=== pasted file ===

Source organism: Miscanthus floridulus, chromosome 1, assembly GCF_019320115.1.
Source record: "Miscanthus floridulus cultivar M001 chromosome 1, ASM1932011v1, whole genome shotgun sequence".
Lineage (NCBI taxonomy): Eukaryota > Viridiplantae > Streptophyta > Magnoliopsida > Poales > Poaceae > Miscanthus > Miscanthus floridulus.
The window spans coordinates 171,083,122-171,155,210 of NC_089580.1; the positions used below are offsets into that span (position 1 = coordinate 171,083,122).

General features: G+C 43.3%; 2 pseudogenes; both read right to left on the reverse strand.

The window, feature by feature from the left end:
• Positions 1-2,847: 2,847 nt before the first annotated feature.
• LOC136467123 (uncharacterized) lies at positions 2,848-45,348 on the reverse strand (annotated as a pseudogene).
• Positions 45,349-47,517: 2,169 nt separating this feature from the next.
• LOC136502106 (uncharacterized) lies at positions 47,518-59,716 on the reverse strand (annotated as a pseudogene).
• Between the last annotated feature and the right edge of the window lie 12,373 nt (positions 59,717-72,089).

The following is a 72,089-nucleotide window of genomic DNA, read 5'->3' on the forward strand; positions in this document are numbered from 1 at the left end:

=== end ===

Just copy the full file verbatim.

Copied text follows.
Source organism: Miscanthus floridulus, chromosome 1, assembly GCF_019320115.1.
Source record: "Miscanthus floridulus cultivar M001 chromosome 1, ASM1932011v1, whole genome shotgun sequence".
Lineage (NCBI taxonomy): Eukaryota > Viridiplantae > Streptophyta > Magnoliopsida > Poales > Poaceae > Miscanthus > Miscanthus floridulus.
The window spans coordinates 171,083,122-171,155,210 of NC_089580.1; the positions used below are offsets into that span (position 1 = coordinate 171,083,122).

General features: G+C 43.3%; 2 pseudogenes; both read right to left on the reverse strand.

The window, feature by feature from the left end:
• Positions 1-2,847: 2,847 nt before the first annotated feature.
• LOC136467123 (uncharacterized) lies at positions 2,848-45,348 on the reverse strand (annotated as a pseudogene).
• Positions 45,349-47,517: 2,169 nt separating this feature from the next.
• LOC136502106 (uncharacterized) lies at positions 47,518-59,716 on the reverse strand (annotated as a pseudogene).
• Between the last annotated feature and the right edge of the window lie 12,373 nt (positions 59,717-72,089).

The following is a 72,089-nucleotide window of genomic DNA, read 5'->3' on the forward strand; positions in this document are numbered from 1 at the left end: